Two downstate wind farms will provide five percent of Chicago’s electricity, Mayor Rahm Emanuel’s office announced Tuesday, nearly doubling the share of wind power in the city’s electricity supply.
Through its municipal aggregation program, the city negotiated with electricity supplier Integrys Energy Services to increase the amount of wind energy it sends to Chicago homes and small businesses.
A report released Tuesday by the Illinois Institute of Technology’s Perfect Power Institute said Chicago’s electricity aggregation deal, including the new provision for local wind power, “achieve[s] substantial reductions” in air pollution. According to the report, electricity aggregation led to a 16 percent reduction in carbon emissions, a 98 percent reduction in ozone depleting and acid rain causing nitrogen oxide emissions, and a water-use savings equivalent to the annual consumption of about 12,500 households.
That report also said a previously underused natural gas power plant in Pennsylvania would ramp up production to meet the 95 percent of Chicago’s electricity demand not coming from Illinois wind. Chicago and the Marcus Hook power plant, located about 20 miles south of Philadelphia, are in the same region of the power grid overseen by PJM Interconnection, which stretches from New Jersey to North Carolina and also includes patches of Ohio, Indiana, Kentucky and Michigan.
In November voters let the city negotiate for cheaper energy on their behalf, approving electricity aggregation by 56 percent. The city agreed to buy electricity from Integrys, a sister company of Peoples Gas, at a fixed rate through May 2015.
Price was the defining feature of the deal. The city said replacing Exelon subsidiary Commonwealth Edison (ComEd) saved ratepayers an average of $150 per year on electricity bills, due to ComEd’s long-term contracts with more expensive energy suppliers.
But the aggregation deal also pushed the city’s power supply towards cleaner sources of energy. Chicago required its new energy supplier to rid the city’s fuel mix of coal, which previously provided about 43 percent of the roughly 5 million megawatt-hours of electricity the city consumes each year.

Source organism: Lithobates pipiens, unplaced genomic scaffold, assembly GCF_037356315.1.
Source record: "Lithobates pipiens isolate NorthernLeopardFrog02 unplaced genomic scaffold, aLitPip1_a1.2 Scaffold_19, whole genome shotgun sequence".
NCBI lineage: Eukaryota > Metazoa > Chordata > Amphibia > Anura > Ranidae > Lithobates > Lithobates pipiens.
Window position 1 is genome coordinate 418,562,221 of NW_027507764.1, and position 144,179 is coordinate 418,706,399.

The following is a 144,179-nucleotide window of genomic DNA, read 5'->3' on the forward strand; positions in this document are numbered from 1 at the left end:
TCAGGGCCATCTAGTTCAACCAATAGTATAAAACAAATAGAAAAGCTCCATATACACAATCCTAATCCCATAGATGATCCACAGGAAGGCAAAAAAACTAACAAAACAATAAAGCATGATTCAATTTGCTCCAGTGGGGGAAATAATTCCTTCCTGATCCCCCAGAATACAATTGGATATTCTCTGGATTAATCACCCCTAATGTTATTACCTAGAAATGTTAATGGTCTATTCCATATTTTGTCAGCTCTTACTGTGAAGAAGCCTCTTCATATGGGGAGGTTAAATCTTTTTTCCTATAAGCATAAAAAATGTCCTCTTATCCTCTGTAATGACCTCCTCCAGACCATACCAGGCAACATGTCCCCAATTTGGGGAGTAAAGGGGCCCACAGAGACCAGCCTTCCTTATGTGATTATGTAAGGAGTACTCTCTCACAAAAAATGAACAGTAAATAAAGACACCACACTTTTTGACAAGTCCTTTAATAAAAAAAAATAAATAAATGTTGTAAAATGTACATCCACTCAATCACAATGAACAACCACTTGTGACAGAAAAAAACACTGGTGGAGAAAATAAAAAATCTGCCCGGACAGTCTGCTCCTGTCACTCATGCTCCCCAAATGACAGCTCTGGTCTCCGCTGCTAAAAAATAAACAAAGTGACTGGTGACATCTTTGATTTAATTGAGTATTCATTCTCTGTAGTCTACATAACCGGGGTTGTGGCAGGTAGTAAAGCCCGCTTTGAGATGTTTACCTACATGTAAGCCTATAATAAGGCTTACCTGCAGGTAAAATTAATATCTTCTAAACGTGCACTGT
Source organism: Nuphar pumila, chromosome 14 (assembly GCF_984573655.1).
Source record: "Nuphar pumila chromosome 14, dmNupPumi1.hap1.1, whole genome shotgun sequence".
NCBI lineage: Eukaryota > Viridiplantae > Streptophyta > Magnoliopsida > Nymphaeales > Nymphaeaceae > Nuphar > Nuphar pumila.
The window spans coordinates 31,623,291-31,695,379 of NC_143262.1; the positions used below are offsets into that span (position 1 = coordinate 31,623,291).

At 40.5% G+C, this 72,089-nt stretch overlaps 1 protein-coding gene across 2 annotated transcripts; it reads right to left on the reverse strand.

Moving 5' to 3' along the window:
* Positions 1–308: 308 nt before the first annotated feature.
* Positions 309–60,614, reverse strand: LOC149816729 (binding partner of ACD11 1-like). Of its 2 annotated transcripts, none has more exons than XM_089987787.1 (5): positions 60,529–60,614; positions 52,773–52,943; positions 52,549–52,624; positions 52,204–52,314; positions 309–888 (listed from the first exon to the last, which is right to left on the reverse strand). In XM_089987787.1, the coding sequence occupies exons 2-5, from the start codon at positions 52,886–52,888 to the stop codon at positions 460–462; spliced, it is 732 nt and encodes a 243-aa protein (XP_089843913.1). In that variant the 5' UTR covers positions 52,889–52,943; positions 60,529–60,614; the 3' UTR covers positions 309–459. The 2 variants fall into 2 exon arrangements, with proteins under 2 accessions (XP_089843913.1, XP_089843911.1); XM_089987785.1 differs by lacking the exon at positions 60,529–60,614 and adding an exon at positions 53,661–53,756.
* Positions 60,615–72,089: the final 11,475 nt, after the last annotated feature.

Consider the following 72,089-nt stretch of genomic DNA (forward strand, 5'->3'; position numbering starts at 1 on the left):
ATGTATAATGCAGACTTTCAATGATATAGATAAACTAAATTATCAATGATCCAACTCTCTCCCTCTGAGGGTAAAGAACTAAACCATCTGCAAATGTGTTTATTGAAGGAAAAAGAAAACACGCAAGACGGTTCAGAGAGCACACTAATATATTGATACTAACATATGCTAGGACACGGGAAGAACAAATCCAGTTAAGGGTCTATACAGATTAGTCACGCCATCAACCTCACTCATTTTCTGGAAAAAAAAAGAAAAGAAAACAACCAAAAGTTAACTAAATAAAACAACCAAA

Chicago commands some attention in the market, so the city’s decision to specify the fuel mix could set a precedent.
“Something that suppliers wouldn’t necessarily put forth the effort to do for a smaller customer, they have done for Chicago,” said Mark Pruitt, a consultant with the city on its aggregation deal. “I think that the supply community, once they realize that this is desirable, will respond positively and they’ll find a way to get it done for smaller volume communities.”
Natural gas replaced the bulk of the power previously supplied by coal, irking some voters who viewed the November referendum as a vote for renewable energy. Currently the city’s deal requires Integrys to meet the state Renewable Portfolio Standard (RPS), which ramps up gradually to meet the state’s goal of 25 percent by 2025. This year it rose to 7 percent. Integrys satisfies that requirement largely through the purchase of paper credits called Renewable Energy Certificates.
The 5 percent of electricity coming directly from downstate wind farms, the identity of which the Mayor’s office would not reveal Tuesday, is in addition to the RPS.
Tuesday’s announcement that the city would seek electricity produced by two Illinois wind farms came as welcome news to members of the Illinois Clean Power Coalition, who fought to close Chicago’s Fisk and Crawford coal plants and promoted electricity aggregation as a means to renewable energy deployment.
“Our goal is to green our grid,” said Sarah Wochos of the Environmental Law & Policy Center, “not just to buy renewable energy certificates from faraway.”
Essentially paper credits used to offset pollution from fossil fuel-fired energy, RECs can go toward a city’s or energy supplier’s renewable energy requirements without procuring any actual electricity. Texas’ booming wind industry has flooded the market with cheap RECs that provide so-called “100 percent renewable” electricity deals with a relatively inexpensive way to say their power supply is green.
In reality, the industry does not track the sources of individual electrons sent through the grid. Still, direct power purchases send a stronger market signal than do RECs, many analysts say, although RECs do provide supplemental income for renewable energy providers.
Renewable energy supporters are hopeful that municipal electricity aggregation could prove a useful vehicle to promote policies from distributed energy storage to local green jobs.
“With municipal aggregation,” said The Sierra Club’s Illinois Chapter Director Jack Darin, “cities like Chicago and every city and suburb in Illinois has the power to ask those questions to their suppliers.”
“Chicago's inclusion of local wind energy in their power supply is an example for other aggregated communities to follow and build upon,” he said in a statement.
About 600 cities and towns across the state have pursued aggregation deals.
Chris Bentley writes about the environment for WBEZ. Follow him on Twitter at @Cementley.